teengirlsmom's picture

Just learned daughter has been sexually active-going forward

I just learned this afternoon that my 16 (almost 17) year old daughter has been sexually active. Now she tells me it was 3 times, all about a year ago. At that time she had been on the pill for about a year to help with her period regularity and pain. But the pill made her so physically ill that she stopped voluntarily. The "incidences" happened during the last month or two of being on the pill.

This came out today because, seeing that she is back to having so much pain with her cycle that she gets physically sick, I took her back to the doctor to see if we could try another form of birth control that may not make her so ill. And, not being an ostrich and putting my head in the sand, have suspected that she and the boyfriend may be active and want to be sure that precautions are taken against unwanted pregnancies. I do not condone sex at this stage of her life, but am not going to turn a blind eye and if it can't be prevented, at least make it responsible.

She and her boyfriend, who is 2 years older than her, have been together for a little over 2 years now. I know with certainty that he cares deeply for her and wants to marry her. His family knows it too, and treat us like we are part of their family already.

I was not surprised when she said she had hoped to tell me in another way, at another time. I am however, still reeling. I am more disappointed than angry. I have kept my cool, let her know I'm disappointed, but am glad it's finally out and that she told me. We have always had a close, open relationship and I've tried to remain very approachable. She said she feels like a 600 lb. weight is off her shoulders.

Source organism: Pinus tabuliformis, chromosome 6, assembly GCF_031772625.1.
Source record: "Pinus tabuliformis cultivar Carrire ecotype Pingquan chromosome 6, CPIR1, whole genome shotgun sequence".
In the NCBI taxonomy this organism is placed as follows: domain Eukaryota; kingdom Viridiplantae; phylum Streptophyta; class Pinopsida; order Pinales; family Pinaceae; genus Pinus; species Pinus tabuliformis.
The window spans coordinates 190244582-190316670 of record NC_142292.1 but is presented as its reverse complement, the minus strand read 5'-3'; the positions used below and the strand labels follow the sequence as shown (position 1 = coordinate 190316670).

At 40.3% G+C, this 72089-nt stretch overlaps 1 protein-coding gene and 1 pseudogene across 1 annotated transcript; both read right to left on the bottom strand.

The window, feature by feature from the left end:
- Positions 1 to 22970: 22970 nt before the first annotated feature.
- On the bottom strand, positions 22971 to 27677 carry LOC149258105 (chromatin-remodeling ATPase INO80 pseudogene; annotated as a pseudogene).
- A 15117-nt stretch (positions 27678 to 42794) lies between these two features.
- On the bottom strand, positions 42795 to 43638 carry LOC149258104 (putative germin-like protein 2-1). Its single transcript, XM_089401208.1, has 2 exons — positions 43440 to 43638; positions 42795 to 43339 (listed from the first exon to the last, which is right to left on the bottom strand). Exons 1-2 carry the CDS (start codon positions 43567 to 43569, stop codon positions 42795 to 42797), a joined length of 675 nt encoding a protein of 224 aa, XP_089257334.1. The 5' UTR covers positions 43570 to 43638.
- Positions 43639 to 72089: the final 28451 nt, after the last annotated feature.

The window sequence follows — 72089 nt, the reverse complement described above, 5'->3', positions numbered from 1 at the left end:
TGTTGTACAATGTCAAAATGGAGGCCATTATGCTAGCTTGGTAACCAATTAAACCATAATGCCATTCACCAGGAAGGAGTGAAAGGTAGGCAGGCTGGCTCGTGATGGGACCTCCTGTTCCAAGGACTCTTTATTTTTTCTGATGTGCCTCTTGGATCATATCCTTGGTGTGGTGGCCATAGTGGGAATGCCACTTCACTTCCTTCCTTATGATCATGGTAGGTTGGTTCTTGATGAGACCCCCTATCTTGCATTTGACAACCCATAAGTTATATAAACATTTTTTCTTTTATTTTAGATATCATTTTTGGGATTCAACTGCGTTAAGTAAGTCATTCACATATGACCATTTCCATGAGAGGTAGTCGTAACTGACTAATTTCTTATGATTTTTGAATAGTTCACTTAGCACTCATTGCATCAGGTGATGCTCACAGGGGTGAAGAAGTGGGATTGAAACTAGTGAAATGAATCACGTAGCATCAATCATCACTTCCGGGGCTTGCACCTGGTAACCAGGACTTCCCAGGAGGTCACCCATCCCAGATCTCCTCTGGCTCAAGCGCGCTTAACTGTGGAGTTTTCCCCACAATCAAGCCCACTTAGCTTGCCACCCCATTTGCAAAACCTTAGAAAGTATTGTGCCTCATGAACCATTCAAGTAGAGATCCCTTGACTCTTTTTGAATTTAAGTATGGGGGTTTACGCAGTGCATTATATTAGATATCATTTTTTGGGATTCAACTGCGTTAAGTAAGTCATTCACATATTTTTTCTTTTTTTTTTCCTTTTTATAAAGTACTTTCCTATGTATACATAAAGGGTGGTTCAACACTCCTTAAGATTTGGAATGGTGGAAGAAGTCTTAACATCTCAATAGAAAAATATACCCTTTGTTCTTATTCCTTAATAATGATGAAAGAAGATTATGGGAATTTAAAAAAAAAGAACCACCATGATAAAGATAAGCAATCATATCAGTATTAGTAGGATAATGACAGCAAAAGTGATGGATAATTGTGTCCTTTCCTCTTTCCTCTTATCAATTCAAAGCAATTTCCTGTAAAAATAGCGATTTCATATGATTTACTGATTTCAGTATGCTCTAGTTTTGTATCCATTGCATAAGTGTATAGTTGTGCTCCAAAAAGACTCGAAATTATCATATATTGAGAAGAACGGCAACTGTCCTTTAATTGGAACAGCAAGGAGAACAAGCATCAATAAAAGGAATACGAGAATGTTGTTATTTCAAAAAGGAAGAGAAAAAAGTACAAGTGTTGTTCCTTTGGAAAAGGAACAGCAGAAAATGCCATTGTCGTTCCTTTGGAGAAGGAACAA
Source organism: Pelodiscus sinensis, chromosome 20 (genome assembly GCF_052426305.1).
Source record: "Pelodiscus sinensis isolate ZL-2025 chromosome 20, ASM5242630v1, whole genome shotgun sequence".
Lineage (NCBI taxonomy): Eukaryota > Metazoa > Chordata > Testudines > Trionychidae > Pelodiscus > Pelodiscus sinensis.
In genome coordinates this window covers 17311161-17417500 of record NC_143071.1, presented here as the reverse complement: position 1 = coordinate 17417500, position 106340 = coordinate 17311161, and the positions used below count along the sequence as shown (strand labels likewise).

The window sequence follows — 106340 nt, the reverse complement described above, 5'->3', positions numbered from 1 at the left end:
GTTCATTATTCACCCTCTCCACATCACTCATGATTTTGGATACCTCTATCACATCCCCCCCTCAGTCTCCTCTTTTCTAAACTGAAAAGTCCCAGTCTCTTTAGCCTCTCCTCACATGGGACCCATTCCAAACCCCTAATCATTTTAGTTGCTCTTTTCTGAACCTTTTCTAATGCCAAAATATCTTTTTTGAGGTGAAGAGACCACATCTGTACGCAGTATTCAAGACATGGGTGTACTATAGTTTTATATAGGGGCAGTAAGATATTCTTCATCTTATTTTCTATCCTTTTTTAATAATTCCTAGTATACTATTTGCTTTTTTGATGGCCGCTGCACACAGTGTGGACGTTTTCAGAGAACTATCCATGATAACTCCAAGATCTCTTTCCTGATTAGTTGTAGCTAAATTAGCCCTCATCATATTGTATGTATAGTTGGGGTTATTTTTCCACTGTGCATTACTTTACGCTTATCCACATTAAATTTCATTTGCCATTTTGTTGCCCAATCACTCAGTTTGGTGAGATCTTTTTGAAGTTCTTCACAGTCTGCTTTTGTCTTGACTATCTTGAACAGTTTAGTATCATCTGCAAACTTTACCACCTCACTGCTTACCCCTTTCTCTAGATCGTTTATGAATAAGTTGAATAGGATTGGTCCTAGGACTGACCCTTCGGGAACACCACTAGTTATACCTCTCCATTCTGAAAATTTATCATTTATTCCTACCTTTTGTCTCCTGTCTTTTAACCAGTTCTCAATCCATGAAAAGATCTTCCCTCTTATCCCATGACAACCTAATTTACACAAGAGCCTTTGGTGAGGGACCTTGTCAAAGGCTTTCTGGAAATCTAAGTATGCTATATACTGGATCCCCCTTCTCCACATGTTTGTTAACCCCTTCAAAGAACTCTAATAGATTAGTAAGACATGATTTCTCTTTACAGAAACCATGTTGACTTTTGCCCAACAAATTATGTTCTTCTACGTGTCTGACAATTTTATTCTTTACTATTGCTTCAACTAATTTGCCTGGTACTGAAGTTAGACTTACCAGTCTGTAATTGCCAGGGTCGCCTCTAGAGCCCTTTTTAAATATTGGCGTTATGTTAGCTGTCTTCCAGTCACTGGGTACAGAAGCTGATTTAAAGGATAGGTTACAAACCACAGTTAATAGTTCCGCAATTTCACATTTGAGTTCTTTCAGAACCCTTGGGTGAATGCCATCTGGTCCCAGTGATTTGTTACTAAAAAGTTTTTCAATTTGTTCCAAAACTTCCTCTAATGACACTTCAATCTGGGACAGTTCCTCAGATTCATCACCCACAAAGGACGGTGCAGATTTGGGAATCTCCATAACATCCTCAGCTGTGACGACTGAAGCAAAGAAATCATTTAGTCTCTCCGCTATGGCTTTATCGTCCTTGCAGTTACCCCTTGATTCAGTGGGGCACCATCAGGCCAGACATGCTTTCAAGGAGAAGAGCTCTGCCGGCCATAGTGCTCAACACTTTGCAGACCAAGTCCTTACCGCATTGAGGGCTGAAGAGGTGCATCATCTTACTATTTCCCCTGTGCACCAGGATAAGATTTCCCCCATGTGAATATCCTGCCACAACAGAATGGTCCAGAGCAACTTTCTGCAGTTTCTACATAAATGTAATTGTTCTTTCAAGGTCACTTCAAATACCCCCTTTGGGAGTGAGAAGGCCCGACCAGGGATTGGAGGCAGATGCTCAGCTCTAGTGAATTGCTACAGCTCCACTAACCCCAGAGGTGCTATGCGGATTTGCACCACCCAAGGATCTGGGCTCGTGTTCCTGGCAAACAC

Now here's my dilemma. This happened shortly after we moved out from her father into this different house. I am a single parent now, she my only child, and she gets home from school before I get home from work, so is alone for a time. She hates this place and was having terrible anxiety attacks being here alone. She doesn't have friends that could come here and spend that time with her until I got home, and obviously a day care type thing is out of the question. But the boyfriend was able to come over so that she would not be alone.

Both his mother and I talked about the situation and to the kids, laid out the "rules", and despite my inner reluctance, decided at the time it would have to be an option to try. As you can guess, after a time, it happened here, while they were alone.

So now what do I do? The situation with her hating the house and being alone hasn't changed. She does have a job so it's not every day like it was then, but what about the off-days? Do I now say he can no longer come over until I get home? Is it a moot point? There's no going back, but what do I do moving forward? There are only 2 more weeks of school and then it's a matter of being home alone all day!

Her father doesn't yet know. They have very little to do with each other, he doesn't pay child support because he says he has no money, and within a few short months was living with another woman who we do not care for (have known her for years) and who does not care for us. I do still try to keep him abreast of important things though, and try to keep some parenting consistent between us.